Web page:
According to nationaltrust.org.uk, Palladianism was an approach to architecture influenced by famous 16th century architect Andrea Palladio (1508-1580).
The Venetian architect was responsible for a series of churches in Venice, public buildings in Vicenza and villas in Veneto, all in Italy.
Palladio’s work was strongly based on the symmetry, perspective and values of the formal classical temple architecture of ancient Greeks and Romans.
The exteriors of Palladian buildings were often austere, but inside, elaborate decoration, gilding and ornamentation were the order of the day.
The Kapitan Chung Thye Phin building incorporates a Victorian-Palladian Neoclassical architectural style.
“This building has decorative and ornamental elements of neoclassical architecture, characterised by grandeur of scale, simplicity of geometric forms, Greek – especially Doric and Roman – details, and dramatic use of columns,” said Michael Chan, the owner of the building, which is also known as the Arlene House.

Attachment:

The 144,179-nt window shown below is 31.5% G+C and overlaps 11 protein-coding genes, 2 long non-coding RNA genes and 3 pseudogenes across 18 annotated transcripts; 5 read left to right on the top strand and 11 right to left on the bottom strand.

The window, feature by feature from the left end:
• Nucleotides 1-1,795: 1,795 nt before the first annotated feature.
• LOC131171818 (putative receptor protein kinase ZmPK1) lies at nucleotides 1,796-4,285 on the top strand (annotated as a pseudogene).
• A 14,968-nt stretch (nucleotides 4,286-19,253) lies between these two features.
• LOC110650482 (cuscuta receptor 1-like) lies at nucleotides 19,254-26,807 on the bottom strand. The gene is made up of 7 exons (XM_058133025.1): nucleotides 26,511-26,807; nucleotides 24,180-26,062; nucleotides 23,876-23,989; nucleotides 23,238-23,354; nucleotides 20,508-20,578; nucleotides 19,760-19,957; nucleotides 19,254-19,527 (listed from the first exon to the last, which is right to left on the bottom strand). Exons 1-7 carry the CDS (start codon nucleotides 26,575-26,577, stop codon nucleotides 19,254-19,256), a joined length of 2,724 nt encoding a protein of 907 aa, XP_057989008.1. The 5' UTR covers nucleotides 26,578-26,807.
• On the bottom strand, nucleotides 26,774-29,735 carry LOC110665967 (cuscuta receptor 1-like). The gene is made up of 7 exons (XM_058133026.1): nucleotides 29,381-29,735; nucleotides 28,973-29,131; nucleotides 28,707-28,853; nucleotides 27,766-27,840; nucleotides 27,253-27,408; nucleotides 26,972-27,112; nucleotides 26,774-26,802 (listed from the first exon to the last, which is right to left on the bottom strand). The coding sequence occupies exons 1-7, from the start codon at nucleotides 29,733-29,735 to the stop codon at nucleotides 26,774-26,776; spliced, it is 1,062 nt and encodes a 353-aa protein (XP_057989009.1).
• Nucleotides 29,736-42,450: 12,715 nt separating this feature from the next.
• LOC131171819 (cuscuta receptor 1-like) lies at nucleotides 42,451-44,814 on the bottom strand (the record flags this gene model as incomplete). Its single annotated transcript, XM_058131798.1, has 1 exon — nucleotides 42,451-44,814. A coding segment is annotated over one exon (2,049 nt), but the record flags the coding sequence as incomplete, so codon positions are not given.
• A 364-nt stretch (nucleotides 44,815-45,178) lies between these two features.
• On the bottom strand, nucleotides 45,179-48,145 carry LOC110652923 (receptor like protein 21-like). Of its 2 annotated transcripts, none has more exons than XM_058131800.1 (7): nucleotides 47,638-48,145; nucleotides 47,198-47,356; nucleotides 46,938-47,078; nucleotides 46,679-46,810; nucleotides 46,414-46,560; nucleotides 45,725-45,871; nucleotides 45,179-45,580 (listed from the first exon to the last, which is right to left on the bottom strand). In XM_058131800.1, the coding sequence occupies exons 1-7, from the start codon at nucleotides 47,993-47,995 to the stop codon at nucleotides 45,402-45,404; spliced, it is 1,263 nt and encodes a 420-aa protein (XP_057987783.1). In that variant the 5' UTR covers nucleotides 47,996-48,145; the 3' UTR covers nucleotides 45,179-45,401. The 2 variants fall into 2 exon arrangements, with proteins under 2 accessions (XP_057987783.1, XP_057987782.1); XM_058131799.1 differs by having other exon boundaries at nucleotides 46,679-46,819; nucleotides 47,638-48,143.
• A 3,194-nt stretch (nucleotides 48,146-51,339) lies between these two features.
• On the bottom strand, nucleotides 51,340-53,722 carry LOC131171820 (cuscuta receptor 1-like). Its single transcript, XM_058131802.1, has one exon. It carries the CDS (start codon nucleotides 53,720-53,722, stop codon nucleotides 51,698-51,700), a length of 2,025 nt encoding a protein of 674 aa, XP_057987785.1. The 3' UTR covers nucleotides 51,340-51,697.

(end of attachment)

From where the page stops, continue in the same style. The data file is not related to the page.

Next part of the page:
Its three-storey imposing facade, brick masonry exterior, asymmetrical shapes and decorative trims also reflect Victorian architectural styles.
A trademark design of the building is the decorative stylised Fleur de Lis (French Lily) design on its parapet wall.
What’s also unique is the Victorian-syle cast iron spiral staircase specially commissioned from Walter Macfarlane & Co, Chung’s favourite shopping place for European decorative ironworks back then.
Also known as the Saracen Foundry, it was the most important manufacturer of ornamental ironwork in Scotland at that time. All the components of the staircase were shipped from its foundry in Glasgow to Ipoh and built on-site by a team of Scottish installers and engineers.
The ornate spiral staircase was also crafted with the stylised Fleur de Lis design, and is believed to be the tallest of such design in Malaysia.